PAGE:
On the other band, no intelligent person has ever claimed to have mastered the Book nor will it ever be mastered, any more than the secrets of nature will all be learned, for the simple reason that infinite truth is concealed within its pages. And herein lies the perennial interest in this Book. For, however familiar one may be with any passage, he may go to it again and again, and each time find new and richer meanings. We may, therefore, fairly conclude that while the Book is not known in its fullness, it still is knowable, and ever, invites further and more earnest study. And such study is richly alluring, as is probing for some secret of nature or excavating some historic ruin; for one, never knows just when the break will come that will bring to light some rare and hidden treasure.
However, in discussing the question "What is it all about?" the writer does not come as a faddist with some fantastic claim of new discovery, but rather as one who has sat beside the highway of life and watched the crowds go by, and recorded somewhat of the things he has heard and seen.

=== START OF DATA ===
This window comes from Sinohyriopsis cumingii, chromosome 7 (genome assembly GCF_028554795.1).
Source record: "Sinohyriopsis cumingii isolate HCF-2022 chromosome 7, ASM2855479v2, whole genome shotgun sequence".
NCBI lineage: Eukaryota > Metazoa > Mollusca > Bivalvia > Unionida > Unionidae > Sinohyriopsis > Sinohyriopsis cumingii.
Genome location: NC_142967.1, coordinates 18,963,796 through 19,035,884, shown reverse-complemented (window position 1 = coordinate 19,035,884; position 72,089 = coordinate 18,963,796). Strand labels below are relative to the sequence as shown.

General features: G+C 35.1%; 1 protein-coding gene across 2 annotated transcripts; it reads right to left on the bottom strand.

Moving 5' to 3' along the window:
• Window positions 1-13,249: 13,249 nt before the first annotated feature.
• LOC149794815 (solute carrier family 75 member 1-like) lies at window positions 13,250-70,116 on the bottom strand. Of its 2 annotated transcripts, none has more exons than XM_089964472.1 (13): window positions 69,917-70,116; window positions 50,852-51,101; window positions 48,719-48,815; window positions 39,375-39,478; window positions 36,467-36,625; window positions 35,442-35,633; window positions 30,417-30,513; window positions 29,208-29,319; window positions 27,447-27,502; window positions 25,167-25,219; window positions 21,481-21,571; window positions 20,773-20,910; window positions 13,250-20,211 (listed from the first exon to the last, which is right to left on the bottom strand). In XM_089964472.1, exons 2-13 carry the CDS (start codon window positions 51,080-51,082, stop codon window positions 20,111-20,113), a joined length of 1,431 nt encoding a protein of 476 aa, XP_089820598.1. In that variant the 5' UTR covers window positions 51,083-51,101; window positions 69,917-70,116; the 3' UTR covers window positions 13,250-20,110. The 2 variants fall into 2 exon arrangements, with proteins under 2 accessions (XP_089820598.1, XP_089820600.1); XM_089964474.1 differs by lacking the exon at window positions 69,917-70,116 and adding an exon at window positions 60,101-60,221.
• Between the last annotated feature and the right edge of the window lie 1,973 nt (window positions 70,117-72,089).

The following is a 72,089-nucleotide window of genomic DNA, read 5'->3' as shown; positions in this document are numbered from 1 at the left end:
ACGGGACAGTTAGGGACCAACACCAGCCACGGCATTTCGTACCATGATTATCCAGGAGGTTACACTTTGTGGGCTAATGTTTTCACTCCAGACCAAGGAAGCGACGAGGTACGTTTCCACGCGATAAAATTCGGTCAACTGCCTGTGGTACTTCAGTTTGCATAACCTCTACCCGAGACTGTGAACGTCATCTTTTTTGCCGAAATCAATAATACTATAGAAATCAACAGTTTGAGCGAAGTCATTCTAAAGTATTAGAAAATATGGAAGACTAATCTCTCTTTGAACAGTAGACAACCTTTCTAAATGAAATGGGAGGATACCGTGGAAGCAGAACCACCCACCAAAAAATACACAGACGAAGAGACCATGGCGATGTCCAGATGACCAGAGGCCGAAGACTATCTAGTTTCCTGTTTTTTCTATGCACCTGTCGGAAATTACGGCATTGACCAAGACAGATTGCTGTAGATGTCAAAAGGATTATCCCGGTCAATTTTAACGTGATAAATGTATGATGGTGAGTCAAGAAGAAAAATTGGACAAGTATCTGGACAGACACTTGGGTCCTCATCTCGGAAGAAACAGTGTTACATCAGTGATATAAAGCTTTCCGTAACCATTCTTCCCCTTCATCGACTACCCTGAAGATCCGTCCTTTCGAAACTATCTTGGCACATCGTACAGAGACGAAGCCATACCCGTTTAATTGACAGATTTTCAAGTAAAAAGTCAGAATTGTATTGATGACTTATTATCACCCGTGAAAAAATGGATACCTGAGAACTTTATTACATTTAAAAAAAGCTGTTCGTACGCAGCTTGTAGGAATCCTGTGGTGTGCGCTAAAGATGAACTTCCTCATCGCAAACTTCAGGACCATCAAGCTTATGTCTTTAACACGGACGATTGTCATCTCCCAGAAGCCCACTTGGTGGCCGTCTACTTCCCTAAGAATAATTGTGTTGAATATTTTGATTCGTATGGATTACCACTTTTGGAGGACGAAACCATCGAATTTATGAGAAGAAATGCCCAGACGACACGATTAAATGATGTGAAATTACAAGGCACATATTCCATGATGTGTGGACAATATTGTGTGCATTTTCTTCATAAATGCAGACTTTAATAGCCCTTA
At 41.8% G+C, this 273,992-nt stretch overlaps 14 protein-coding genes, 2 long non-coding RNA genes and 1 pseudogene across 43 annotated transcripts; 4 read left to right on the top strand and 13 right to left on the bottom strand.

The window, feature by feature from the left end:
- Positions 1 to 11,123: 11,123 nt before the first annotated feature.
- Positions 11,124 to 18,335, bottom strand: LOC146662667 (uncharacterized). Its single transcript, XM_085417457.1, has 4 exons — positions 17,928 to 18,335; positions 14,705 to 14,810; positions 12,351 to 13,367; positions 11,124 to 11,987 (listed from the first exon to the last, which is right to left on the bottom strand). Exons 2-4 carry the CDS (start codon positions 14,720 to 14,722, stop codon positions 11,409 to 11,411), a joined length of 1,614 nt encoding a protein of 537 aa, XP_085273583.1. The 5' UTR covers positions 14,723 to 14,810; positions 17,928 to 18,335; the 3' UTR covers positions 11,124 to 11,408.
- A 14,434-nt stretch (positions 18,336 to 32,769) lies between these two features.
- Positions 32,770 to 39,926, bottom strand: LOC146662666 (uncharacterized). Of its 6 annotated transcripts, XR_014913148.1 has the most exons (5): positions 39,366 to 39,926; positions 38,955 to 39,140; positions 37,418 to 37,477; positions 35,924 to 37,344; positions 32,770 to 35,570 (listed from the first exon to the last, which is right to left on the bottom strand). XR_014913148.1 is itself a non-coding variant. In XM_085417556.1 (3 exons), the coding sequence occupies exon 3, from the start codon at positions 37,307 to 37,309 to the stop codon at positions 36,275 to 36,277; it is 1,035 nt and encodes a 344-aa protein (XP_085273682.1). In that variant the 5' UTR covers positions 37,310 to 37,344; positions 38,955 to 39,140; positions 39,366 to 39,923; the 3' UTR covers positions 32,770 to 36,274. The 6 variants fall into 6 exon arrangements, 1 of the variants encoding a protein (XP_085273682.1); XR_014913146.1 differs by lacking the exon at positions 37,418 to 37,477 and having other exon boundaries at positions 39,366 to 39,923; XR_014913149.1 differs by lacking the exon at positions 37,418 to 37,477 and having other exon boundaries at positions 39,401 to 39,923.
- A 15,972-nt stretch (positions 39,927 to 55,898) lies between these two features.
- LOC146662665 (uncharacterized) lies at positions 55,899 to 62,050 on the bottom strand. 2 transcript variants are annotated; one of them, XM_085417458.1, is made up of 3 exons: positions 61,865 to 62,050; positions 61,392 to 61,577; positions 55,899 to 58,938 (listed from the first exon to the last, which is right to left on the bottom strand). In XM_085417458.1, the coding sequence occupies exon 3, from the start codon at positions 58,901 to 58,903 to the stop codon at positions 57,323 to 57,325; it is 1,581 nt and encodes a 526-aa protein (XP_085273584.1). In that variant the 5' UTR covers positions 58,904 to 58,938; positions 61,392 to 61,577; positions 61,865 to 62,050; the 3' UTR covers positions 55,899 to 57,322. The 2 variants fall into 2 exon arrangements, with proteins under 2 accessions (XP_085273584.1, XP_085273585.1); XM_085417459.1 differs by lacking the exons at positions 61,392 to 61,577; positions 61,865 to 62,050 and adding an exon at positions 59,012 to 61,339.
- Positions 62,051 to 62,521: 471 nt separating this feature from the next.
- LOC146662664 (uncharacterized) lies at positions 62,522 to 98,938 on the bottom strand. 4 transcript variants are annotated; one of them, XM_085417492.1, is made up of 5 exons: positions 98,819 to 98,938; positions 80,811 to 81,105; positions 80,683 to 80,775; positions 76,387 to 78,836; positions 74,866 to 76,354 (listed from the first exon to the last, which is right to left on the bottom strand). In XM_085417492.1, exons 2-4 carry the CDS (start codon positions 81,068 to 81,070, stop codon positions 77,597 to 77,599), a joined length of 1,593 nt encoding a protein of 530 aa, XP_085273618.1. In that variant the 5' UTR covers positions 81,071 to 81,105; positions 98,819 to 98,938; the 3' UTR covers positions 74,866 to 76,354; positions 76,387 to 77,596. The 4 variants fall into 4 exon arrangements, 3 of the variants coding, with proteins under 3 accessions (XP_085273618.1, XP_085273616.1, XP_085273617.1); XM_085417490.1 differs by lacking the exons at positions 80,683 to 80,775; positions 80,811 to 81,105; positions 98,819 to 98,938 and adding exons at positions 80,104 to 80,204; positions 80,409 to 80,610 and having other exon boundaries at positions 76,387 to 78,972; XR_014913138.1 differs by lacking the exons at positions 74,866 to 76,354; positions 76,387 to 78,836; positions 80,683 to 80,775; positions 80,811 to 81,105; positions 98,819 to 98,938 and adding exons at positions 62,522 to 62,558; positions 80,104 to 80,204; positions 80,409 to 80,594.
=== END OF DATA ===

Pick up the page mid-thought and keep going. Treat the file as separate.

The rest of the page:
The individual ideas herein presented, except perhaps in the manner of their presentation, may be old and commonplace; but when brought to the touchstone of our theme they are seen to glow with light and beauty. It is in the relationship of these facts and ideas, rather than in new discoveries, that the writer hopes to make a book worthwhile; one that will be read with interest and profit, and that will lead to new interest in the old Bock, the truths of which are ever fresh and new.